Sure, there are litterbugs all over the world. But I think the ones in New York City are the most egregiously callous. Not only have there been patient antilittering campaigns in the U.S. for decades, there are thousands of public trash cans in this city within a half-block’s reach. Every time you choose to say screw you to society and toss your refuse into the street, fueling our rampant rat problem, it’s like a punch in the stomach to all of us who take pride in our city.
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The closest I’ve come to being assaulted during decades of living here has been when I’ve called out litterers with a, “You’ve dropped something,” which makes the pinheads do a double take and either pick up their castaways (rarely) or graduate to verbal abuse. Although a smug comment is way less confrontational than “Pick that up, and put it in that garbage can right over there, asshole,” it does piss them off. Another protest method is picking up people’s litter while they watch you do it, but you’re still likely to be insulted afterward. Walking along Bleecker Street last year, I witnessed several McDonald’s bags catapulted from an open car window onto the sidewalk. I immediately threw the trash back through the car window. Four hulking women then emerged from the parked car and swung at me. Oh, how I ran.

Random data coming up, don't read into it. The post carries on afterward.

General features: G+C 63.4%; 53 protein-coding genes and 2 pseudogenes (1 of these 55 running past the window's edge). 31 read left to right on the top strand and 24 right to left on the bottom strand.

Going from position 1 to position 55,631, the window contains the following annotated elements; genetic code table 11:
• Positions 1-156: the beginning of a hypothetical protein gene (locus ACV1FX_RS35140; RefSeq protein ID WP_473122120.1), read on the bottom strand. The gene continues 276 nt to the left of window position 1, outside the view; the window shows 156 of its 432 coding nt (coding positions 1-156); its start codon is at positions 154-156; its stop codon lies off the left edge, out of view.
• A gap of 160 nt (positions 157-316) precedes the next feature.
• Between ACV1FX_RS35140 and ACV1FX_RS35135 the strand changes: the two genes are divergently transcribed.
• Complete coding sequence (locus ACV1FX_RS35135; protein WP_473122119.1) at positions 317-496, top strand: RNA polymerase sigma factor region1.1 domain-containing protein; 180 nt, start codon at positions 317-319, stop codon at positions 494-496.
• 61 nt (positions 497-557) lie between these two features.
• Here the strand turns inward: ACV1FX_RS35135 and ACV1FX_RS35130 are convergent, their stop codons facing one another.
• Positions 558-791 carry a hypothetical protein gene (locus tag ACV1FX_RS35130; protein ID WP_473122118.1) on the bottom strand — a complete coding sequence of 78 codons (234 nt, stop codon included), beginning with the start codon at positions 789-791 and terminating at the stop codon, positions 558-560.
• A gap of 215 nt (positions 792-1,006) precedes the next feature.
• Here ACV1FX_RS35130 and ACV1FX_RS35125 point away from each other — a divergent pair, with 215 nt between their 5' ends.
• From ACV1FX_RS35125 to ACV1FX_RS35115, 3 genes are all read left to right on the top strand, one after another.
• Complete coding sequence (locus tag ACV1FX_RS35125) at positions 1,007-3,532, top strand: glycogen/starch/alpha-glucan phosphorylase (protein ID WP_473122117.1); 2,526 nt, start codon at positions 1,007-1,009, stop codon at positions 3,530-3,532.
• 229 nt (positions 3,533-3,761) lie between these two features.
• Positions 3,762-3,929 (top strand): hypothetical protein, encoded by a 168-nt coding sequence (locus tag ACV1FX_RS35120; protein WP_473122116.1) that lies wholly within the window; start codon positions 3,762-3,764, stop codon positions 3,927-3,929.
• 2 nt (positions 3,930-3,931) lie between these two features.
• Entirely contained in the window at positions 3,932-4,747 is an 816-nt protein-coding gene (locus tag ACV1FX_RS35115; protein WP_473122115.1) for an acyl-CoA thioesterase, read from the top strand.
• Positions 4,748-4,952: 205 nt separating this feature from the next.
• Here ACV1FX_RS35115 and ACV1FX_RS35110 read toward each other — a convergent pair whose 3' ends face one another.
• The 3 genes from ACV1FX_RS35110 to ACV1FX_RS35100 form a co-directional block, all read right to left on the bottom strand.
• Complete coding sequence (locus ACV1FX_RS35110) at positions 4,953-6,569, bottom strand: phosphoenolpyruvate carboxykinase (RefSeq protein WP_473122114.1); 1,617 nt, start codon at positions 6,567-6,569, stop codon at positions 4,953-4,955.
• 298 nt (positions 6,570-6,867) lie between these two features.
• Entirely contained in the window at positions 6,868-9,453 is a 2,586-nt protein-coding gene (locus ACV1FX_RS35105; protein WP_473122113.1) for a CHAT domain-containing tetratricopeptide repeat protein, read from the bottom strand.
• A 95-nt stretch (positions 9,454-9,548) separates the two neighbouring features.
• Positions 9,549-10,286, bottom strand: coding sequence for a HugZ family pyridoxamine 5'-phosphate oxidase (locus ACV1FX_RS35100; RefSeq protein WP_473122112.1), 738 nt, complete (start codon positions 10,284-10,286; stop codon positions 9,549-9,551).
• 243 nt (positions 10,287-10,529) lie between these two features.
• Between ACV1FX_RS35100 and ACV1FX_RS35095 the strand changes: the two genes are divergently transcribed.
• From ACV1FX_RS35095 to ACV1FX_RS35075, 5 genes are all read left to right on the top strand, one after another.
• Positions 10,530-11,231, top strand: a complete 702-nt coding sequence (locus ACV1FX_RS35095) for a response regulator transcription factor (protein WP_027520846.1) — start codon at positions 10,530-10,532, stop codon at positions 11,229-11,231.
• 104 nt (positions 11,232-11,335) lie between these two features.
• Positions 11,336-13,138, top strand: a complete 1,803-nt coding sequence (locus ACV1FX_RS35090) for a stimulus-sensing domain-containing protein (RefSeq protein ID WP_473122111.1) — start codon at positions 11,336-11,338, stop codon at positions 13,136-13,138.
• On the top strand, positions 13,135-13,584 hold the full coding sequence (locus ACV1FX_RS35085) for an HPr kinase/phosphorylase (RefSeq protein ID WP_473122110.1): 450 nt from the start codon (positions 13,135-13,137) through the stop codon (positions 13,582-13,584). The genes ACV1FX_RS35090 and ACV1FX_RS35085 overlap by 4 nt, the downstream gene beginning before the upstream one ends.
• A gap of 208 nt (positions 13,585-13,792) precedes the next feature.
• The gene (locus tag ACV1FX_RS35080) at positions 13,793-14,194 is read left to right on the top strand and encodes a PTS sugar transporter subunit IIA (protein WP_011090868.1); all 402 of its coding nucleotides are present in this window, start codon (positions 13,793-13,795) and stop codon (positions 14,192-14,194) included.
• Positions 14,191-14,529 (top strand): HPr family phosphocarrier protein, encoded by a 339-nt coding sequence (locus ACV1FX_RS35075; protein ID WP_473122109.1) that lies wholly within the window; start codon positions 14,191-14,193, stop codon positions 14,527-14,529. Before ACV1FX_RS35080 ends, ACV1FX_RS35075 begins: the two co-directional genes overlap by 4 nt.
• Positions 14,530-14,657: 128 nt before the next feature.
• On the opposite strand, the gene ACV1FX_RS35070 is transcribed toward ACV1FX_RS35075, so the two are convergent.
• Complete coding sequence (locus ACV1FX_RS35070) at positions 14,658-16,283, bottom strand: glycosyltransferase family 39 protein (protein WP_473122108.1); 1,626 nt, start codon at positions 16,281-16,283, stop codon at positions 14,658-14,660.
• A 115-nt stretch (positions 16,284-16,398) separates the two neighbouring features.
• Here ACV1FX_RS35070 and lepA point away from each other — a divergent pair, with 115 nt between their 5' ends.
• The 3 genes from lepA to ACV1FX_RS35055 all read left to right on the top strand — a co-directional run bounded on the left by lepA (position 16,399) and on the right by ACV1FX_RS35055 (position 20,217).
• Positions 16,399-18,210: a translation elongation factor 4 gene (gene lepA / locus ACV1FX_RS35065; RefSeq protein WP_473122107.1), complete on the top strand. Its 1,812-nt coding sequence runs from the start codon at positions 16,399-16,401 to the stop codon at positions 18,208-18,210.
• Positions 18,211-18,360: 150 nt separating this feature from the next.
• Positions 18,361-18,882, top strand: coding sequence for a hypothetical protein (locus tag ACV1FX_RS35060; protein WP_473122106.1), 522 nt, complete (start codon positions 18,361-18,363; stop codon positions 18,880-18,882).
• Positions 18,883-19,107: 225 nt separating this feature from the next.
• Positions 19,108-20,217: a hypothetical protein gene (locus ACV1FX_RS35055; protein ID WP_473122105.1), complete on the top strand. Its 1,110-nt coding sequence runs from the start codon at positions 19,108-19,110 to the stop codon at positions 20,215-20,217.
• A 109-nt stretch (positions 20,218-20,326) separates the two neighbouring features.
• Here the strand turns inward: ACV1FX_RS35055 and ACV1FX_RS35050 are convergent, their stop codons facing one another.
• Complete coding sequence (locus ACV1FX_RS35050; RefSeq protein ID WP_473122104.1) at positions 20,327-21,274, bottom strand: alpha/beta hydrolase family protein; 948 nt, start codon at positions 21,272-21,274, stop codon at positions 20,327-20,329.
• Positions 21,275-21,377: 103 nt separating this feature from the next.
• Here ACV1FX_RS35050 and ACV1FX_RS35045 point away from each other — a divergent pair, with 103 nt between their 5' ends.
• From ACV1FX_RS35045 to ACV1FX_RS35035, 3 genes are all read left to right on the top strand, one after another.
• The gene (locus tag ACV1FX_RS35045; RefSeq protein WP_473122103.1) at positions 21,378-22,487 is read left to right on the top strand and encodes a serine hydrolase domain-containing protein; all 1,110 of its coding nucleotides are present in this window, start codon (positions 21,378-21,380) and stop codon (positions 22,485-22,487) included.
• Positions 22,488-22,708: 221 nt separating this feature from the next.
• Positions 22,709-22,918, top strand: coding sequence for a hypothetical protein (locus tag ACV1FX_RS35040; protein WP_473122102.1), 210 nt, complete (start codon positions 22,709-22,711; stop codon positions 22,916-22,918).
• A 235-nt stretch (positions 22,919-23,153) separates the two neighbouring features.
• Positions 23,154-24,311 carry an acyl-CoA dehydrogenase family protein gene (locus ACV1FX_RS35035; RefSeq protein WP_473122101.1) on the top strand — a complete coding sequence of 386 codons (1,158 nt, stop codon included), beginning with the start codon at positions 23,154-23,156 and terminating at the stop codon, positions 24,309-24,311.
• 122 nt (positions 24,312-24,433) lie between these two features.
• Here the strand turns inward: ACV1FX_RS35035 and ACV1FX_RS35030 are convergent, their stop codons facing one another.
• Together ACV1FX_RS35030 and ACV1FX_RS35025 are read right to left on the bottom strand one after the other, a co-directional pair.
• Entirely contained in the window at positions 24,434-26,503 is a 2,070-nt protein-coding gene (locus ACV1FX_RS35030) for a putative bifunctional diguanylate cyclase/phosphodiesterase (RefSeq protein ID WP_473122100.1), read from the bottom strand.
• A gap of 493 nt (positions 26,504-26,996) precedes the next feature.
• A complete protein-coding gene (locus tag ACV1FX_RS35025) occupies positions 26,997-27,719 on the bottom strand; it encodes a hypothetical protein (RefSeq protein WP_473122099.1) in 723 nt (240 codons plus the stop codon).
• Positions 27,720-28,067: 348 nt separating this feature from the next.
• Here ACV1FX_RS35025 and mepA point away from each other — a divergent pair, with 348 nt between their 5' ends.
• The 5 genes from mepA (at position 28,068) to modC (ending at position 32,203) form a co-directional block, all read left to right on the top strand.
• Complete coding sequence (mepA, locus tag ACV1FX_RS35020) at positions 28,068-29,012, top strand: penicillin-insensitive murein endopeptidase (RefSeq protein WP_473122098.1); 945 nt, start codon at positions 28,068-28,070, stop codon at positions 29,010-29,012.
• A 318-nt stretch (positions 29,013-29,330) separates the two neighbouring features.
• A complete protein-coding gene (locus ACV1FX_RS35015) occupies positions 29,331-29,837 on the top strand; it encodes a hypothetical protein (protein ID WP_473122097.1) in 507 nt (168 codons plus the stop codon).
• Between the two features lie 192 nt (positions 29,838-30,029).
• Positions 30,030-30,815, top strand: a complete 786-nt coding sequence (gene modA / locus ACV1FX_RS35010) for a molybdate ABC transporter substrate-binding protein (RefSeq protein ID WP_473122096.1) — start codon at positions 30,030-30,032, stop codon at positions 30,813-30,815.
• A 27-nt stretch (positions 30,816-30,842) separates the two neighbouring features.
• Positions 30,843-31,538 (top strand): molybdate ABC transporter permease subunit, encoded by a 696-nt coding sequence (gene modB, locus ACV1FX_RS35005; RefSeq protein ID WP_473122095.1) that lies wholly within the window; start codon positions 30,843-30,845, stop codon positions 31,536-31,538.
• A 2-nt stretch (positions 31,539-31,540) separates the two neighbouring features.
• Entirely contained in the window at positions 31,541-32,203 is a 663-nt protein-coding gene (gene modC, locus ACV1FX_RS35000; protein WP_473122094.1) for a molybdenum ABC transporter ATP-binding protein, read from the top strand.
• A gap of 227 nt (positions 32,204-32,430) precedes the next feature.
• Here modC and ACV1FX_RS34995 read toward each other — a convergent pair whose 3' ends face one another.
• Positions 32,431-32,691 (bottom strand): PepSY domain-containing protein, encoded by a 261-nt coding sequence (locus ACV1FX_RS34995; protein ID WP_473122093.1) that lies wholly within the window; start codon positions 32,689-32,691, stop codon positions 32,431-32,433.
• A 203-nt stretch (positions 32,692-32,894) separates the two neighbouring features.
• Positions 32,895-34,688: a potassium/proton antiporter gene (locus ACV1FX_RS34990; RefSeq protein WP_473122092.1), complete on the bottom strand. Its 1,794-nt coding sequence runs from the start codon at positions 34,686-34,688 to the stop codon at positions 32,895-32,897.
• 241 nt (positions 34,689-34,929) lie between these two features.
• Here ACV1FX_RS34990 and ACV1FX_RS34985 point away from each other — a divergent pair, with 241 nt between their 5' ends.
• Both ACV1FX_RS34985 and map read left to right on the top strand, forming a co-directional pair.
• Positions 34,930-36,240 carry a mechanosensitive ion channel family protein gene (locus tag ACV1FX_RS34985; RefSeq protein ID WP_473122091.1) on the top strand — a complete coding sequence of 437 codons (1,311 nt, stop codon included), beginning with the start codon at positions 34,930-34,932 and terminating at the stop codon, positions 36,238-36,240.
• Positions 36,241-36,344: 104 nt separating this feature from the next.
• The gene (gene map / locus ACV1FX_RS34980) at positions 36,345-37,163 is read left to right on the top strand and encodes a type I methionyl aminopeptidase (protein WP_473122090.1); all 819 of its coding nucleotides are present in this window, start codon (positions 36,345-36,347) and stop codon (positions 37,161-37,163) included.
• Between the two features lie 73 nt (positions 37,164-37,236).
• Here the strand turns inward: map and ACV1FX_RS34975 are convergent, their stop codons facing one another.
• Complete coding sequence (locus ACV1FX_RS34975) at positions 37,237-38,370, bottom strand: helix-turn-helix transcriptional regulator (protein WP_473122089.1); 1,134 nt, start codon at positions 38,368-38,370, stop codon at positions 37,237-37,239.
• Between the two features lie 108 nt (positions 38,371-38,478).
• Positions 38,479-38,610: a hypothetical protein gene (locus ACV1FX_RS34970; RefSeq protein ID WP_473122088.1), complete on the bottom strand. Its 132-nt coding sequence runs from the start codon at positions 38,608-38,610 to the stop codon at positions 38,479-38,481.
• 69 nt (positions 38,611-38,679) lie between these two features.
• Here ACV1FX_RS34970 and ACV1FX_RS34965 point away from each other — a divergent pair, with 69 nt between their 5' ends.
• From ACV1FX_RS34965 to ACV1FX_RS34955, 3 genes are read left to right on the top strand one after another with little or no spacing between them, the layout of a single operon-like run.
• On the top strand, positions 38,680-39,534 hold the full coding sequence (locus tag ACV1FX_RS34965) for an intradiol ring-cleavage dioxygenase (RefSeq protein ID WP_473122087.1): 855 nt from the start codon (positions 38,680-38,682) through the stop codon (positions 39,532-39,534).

As I continue to see litter strewn across my Lower East Side neighborhood, I try to sidestep the depression it invites with philosophy; somewhere along the line, these offenders were never taught basic rules of human decency, so now it’s my job as a parent—and a New Yorker—to pass the lesson on.